I have only one roll for damage, and kinda do the hit roll with limited ammo and range (1900's wild west theme). I have it good in a way that I have a card for every weapon in game, so checking tables is no hassle.

Are you planning of having some sort of cards/tokens or just a fat list of weapons? Just making a good player sheet will make thing a lot faster when they can doodle the damage numbers on a blank table.

devaloki
devaloki's picture
Offline
Joined: 01/15/2014
It's not the 3 steps that I

It's not the 3 steps that I think would be too long, but rather having to calculate from 3 different damage/DR results possibly for each hit.
" Have you tried just removing the first to-hit gate altogether?"
If I do that then I may as well just use an AC type of system rather than DR. I want accuracy of attacks to be as important as the damage they do.

"I might just shamelessly grab this and bend it to work for mine."
That's fine go ahead. Sounds cool with the wild west theme.

"Are you planning of having some sort of cards/tokens or just a fat list of weapons? Just making a good player sheet will make thing a lot faster when they can doodle the damage numbers on a blank table."

The gear would be their own separate cards with stats printed on it.
Players have their own large player card/boards, similar to the game Mage Wars where you track your hp and other stats on it.

"The randomness of straight 2D6 damage and 1D6 armor (as opposed to table check) will give larger margins of damage dealt which in turn will make balancing the amount of hit points more of a hassle."

I'll try working on the tables thing then more. It's easier to simply do something like rolling "2d6+2=damage" rather than "roll 2d6, consult chart for total damage" imo. I'll modify the damage stats so they are higher than armour values generally. As said, I want armour to soak up some of the damage but generally not all of it, even if you are using a light weapon like a dagger against full plate armour.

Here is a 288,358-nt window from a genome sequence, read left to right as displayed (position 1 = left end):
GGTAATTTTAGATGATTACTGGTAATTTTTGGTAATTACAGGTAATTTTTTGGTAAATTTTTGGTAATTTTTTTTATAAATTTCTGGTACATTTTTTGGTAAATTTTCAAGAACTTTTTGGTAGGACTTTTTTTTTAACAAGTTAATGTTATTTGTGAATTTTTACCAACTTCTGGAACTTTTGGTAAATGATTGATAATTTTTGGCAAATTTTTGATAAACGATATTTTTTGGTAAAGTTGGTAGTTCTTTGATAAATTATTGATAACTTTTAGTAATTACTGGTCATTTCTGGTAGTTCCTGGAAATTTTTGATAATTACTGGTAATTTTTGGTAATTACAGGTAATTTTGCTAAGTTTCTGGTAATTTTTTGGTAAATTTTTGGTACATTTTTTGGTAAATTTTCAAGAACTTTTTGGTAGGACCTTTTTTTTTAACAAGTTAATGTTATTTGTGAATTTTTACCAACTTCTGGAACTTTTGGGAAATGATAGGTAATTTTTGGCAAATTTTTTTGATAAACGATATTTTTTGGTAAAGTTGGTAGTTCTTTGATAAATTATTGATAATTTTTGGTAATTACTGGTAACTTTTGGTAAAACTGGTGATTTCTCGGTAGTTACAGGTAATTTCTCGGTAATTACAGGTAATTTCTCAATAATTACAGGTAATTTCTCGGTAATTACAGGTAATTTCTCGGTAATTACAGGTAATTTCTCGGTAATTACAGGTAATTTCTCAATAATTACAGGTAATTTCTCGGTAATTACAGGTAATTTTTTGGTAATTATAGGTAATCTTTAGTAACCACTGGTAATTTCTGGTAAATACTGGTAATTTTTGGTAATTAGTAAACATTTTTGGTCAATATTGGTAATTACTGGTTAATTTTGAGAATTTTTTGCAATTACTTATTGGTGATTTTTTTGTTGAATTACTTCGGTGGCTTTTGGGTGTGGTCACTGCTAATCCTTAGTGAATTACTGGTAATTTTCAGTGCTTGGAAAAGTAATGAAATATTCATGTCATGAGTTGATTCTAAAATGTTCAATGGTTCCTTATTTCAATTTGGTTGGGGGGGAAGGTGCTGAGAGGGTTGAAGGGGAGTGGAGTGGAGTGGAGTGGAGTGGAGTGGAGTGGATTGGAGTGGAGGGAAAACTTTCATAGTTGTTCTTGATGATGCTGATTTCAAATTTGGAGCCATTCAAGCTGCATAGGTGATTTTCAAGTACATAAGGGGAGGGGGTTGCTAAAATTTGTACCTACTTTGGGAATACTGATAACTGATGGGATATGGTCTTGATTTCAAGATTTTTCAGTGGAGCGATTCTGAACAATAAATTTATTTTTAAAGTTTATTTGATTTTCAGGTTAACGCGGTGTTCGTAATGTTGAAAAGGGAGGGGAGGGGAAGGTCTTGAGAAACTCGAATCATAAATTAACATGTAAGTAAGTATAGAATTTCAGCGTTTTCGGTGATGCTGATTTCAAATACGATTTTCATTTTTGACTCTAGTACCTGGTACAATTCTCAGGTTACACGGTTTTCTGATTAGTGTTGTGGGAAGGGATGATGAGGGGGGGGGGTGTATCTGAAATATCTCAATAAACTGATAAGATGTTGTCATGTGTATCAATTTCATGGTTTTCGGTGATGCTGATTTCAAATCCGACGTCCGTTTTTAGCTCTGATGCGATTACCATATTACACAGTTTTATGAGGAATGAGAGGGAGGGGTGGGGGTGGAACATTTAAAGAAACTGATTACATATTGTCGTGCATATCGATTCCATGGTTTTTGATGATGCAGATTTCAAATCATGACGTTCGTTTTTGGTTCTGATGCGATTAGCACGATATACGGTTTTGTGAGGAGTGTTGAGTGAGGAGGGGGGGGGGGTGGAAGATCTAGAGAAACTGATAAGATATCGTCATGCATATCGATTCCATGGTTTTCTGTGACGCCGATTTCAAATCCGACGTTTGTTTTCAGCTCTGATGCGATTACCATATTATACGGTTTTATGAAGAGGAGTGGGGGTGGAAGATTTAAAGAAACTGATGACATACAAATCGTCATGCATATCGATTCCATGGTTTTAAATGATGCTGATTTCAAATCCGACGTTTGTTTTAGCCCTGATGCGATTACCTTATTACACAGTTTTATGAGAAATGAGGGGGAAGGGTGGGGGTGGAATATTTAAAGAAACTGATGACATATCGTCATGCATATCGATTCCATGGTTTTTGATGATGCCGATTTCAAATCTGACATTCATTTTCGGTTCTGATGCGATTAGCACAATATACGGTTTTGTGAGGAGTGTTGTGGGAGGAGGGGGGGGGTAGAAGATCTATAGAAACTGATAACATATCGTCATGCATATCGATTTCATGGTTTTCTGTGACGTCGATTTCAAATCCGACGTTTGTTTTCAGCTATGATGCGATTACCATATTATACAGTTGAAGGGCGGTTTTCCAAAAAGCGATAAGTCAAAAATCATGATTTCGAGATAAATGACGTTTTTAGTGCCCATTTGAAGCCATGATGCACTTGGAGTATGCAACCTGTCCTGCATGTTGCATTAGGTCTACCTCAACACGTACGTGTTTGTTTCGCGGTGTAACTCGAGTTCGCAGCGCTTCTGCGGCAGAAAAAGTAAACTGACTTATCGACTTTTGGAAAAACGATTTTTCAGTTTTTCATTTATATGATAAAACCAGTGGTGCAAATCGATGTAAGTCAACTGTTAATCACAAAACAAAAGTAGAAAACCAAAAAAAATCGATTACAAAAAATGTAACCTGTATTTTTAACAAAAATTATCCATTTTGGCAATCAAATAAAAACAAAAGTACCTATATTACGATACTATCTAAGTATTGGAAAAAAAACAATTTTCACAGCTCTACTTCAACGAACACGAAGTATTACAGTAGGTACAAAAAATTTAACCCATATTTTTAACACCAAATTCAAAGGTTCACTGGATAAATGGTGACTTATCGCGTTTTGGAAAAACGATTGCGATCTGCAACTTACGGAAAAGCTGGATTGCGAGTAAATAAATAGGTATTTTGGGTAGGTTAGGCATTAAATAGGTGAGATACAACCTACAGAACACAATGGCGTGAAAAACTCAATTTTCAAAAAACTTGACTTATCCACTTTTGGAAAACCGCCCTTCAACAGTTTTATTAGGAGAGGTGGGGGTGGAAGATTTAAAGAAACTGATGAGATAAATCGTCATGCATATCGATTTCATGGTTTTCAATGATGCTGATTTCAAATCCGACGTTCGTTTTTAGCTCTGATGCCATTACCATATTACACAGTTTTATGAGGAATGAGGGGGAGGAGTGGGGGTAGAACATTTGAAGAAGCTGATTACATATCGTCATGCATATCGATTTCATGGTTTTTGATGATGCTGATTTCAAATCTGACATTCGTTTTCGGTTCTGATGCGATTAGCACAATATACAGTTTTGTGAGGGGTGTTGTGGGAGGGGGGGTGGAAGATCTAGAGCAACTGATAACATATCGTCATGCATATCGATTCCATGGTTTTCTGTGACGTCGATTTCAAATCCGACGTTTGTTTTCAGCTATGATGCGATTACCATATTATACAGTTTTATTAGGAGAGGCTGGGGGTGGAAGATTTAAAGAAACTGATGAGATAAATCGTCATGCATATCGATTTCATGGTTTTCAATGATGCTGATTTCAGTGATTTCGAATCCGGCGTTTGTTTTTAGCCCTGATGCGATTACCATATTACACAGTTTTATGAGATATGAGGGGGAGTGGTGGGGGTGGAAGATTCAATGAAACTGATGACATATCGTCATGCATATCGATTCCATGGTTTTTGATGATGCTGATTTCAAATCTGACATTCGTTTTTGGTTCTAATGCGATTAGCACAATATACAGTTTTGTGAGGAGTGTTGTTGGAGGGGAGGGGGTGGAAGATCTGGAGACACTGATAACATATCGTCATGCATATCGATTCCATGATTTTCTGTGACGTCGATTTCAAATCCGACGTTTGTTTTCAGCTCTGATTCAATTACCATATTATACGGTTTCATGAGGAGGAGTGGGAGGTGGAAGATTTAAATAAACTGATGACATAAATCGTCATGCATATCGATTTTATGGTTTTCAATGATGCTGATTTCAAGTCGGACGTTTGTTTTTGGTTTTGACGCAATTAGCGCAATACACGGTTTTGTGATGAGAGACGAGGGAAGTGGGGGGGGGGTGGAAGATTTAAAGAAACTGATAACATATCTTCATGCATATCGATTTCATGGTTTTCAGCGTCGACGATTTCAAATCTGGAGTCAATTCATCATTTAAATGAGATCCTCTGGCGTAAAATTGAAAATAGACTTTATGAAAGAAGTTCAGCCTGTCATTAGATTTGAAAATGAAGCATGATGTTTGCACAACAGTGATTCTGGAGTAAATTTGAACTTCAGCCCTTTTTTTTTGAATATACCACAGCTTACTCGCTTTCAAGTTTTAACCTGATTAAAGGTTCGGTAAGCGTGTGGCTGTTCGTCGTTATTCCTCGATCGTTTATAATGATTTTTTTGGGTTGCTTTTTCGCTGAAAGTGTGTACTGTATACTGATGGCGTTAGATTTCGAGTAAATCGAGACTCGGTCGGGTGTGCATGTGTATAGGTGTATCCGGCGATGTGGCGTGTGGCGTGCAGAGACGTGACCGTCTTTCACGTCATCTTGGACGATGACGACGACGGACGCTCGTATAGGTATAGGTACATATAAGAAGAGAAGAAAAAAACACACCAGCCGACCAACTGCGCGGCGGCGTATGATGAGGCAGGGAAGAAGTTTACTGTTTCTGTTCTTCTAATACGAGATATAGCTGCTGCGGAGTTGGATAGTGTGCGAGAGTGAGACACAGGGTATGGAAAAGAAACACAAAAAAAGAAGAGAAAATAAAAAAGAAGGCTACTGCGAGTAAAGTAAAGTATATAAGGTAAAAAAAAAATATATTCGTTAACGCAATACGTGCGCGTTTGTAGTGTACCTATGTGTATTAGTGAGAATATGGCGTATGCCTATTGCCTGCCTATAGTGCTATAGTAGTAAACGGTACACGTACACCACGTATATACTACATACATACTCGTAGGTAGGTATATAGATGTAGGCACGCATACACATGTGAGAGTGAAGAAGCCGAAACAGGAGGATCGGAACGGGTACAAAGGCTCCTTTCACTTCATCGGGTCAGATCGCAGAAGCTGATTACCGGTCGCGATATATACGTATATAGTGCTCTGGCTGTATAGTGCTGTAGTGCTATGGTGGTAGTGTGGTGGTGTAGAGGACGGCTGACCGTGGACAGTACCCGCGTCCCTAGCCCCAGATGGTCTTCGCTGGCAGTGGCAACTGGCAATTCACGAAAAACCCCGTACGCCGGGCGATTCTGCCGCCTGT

devaloki
devaloki's picture
Offline
Joined: 01/15/2014
Although, thinking about it

Although, thinking about it now, i could remove step 1 if I make it so you roll to hit only if enemy specifically "dodges" (i intend to have dodge, block, and parry as 3 separate things you can do, block is already covered by shield rules);
here's how it'd look:
he advantage of using tables though is that i could make some very exact ranges though
so with combat in summary it's like this:
1. Roll to hit. Target number is based on a comparison of your Accuracy vs their Evasion (acc and eva are determined by a number of factors), you consult a chart that shows Target Numbers based on a crossreference of ACC vs EVA and that give syou the number you must equal or beat on 2d6. if you hit , each individual 6 rolled counts as a "surge" and activates a special ability or effect of the weapon if you hit
smaller weapons do less damage but surge on 5s and 6s
2. roll to damage if you hit. by using code or chart
by using 2d6
3. defender rolls for damage reduction, 2d6, one dice is for armour, 1 for shield (whether using code or chart it still involves 2d6)
4. apply total damage left over as a reduction of HP
in step 3, medium and large shields have advantage of blocking more generally, but you must roll 2 separate coloured d6s. small shields block less but allow you to assign the dice as you want (thus allowing you to block better with your armour)
So blocking works by having a DR shield roll in step 3
parrying and dodge would be separate things
i could also remove step 1 and make it so you just roll to see if you surge, you only have to beat a target number if enemy specifically "dodges"

Jarec
Offline
Joined: 12/27/2013
This came to mind when I

This came to mind when I tried to incorporate the stuff you mentioned without to-hit-gate.

Let's take a basic sword with some random numbers thrown in for base values (roll:damage)
2:0 3-4:2 5-6:3 7:3 8-9:4 10-11:4 12:6(surge)

Now a dagger with better surge bonus
2:0 3-4:1 5-6:2 7:2 8:3 9-10:3(surge) 11-12:7(surge+)
(or maybe just add a bonus line to item description that when 9+ is rolled surge occurs)

Parry could be something like -1 to the attackers roll total, or -2 with weapons made for parrying.